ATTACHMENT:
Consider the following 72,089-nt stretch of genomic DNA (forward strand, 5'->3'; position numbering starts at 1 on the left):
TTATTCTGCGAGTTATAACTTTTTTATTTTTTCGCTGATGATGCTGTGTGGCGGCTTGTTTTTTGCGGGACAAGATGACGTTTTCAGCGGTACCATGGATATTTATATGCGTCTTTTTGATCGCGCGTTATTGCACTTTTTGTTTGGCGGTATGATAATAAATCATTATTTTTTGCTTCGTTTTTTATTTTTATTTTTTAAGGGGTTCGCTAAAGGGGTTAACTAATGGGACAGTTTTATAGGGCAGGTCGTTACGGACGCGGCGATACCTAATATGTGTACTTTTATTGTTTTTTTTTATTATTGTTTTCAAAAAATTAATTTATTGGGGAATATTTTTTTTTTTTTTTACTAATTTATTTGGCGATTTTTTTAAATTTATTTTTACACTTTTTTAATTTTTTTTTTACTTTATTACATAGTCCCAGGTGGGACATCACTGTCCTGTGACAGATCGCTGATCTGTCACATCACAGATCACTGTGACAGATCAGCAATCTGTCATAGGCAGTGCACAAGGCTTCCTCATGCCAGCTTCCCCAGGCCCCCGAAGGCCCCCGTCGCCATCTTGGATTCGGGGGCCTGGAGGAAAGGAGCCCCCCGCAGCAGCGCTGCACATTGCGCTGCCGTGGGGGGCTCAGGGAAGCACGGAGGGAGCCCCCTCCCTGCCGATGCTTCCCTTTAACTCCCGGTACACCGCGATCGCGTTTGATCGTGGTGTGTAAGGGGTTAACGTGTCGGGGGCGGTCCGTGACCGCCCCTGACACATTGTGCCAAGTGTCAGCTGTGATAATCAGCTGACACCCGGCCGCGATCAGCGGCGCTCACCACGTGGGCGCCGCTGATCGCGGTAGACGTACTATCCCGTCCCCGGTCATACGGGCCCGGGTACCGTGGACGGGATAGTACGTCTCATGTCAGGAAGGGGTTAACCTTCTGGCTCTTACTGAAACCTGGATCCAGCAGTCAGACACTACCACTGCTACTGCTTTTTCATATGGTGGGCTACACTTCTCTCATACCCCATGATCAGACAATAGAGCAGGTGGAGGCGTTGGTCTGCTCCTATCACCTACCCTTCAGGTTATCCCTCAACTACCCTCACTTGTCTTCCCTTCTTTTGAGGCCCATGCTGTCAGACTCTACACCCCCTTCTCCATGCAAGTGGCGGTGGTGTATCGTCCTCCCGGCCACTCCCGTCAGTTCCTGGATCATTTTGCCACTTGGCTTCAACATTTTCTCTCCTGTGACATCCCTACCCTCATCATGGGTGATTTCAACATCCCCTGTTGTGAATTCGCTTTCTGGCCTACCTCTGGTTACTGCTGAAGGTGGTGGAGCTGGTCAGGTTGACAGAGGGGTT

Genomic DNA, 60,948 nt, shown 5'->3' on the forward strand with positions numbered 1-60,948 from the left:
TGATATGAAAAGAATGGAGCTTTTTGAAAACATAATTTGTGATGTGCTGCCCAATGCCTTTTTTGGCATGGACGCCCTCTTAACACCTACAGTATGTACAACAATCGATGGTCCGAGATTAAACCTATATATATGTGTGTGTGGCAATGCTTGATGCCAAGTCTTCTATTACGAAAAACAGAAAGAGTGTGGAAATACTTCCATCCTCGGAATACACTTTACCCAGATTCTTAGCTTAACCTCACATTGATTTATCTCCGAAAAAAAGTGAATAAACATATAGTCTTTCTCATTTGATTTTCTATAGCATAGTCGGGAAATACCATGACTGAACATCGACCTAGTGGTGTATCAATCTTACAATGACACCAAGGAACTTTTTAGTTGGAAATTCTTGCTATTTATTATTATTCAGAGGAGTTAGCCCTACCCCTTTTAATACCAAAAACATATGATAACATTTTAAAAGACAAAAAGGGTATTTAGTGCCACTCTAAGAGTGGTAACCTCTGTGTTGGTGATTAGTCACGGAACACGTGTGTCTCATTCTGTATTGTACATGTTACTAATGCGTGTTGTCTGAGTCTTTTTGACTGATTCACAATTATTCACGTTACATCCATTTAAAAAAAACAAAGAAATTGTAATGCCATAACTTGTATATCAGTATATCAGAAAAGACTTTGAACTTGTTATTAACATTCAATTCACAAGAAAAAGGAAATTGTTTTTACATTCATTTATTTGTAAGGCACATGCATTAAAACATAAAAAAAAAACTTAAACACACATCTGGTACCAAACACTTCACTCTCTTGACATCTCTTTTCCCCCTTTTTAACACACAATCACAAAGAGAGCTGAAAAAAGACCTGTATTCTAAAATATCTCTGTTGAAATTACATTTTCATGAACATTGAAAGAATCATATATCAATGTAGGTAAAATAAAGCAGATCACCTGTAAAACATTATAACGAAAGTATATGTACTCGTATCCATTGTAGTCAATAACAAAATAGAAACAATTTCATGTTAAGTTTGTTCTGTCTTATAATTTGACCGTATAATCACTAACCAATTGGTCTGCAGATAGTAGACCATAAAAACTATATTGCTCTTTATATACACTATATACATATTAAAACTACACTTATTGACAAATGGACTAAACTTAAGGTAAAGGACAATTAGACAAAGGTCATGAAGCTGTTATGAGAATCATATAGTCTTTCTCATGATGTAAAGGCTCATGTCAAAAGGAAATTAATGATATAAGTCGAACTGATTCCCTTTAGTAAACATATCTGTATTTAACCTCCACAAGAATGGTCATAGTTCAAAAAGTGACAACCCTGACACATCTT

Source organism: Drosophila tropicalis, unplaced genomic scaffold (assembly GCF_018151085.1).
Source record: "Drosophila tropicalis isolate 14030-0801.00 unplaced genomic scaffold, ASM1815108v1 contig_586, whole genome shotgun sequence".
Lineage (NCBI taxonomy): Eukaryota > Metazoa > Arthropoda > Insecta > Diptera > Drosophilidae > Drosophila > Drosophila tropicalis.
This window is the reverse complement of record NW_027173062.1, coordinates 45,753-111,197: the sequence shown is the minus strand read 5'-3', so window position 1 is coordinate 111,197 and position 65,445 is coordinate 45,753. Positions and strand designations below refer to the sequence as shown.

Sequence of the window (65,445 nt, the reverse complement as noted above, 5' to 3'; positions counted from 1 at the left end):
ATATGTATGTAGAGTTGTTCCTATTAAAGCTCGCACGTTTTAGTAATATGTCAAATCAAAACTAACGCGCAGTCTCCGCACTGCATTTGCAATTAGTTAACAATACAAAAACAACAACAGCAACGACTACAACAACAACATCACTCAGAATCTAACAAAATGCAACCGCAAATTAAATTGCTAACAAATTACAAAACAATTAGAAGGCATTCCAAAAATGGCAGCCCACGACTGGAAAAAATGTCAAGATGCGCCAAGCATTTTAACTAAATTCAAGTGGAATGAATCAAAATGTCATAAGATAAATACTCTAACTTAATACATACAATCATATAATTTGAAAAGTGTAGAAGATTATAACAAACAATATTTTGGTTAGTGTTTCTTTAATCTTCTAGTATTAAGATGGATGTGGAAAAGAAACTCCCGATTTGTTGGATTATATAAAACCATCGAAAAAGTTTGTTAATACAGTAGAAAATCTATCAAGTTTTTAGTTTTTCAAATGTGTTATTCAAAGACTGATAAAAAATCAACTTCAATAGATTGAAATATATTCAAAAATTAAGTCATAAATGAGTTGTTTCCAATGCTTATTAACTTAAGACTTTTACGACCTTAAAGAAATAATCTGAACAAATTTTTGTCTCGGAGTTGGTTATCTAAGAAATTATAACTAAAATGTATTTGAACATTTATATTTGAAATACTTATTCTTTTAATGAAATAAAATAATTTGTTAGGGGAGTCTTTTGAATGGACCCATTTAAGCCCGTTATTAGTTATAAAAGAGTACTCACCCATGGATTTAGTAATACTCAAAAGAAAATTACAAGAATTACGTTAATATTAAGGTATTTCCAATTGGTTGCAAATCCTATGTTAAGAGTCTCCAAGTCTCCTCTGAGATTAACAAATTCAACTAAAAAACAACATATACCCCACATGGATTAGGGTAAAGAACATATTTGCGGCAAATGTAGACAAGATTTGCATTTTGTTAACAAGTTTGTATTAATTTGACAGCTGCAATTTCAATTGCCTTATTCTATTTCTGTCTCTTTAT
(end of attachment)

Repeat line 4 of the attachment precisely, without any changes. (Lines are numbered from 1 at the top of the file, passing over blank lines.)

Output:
TGATATGAAAAGAATGGAGCTTTTTGAAAACATAATTTGTGATGTGCTGCCCAATGCCTTTTTTGGCATGGACGCCCTCTTAACACCTACAGTATGTACAACAATCGATGGTCCGAGATTAAACCTATATATATGTGTGTGTGGCAATGCTTGATGCCAAGTCTTCTATTACGAAAAACAGAAAGAGTGTGGAAATACTTCCATCCTCGGAATACACTTTACCCAGATTCTTAGCTTAACCTCACATTGATTTATCTCCGAAAAAAAGTGAATAAACATATAGTCTTTCTCATTTGATTTTCTATAGCATAGTCGGGAAATACCATGACTGAACATCGACCTAGTGGTGTATCAATCTTACAATGACACCAAGGAACTTTTTAGTTGGAAATTCTTGCTATTTATTATTATTCAGAGGAGTTAGCCCTACCCCTTTTAATACCAAAAACATATGATAACATTTTAAAAGACAAAAAGGGTATTTAGTGCCACTCTAAGAGTGGTAACCTCTGTGTTGGTGATTAGTCACGGAACACGTGTGTCTCATTCTGTATTGTACATGTTACTAATGCGTGTTGTCTGAGTCTTTTTGACTGATTCACAATTATTCACGTTACATCCATTTAAAAAAAACAAAGAAATTGTAATGCCATAACTTGTATATCAGTATATCAGAAAAGACTTTGAACTTGTTATTAACATTCAATTCACAAGAAAAAGGAAATTGTTTTTACATTCATTTATTTGTAAGGCACATGCATTAAAACATAAAAAAAAAACTTAAACACACATCTGGTACCAAACACTTCACTCTCTTGACATCTCTTTTCCCCCTTTTTAACACACAATCACAAAGAGAGCTGAAAAAAGACCTGTATTCTAAAATATCTCTGTTGAAATTACATTTTCATGAACATTGAAAGAATCATATATCAATGTAGGTAAAATAAAGCAGATCACCTGTAAAACATTATAACGAAAGTATATGTACTCGTATCCATTGTAGTCAATAACAAAATAGAAACAATTTCATGTTAAGTTTGTTCTGTCTTATAATTTGACCGTATAATCACTAACCAATTGGTCTGCAGATAGTAGACCATAAAAACTATATTGCTCTTTATATACACTATATACATATTAAAACTACACTTATTGACAAATGGACTAAACTTAAGGTAAAGGACAATTAGACAAAGGTCATGAAGCTGTTATGAGAATCATATAGTCTTTCTCATGATGTAAAGGCTCATGTCAAAAGGAAATTAATGATATAAGTCGAACTGATTCCCTTTAGTAAACATATCTGTATTTAACCTCCACAAGAATGGTCATAGTTCAAAAAGTGACAACCCTGACACATCTT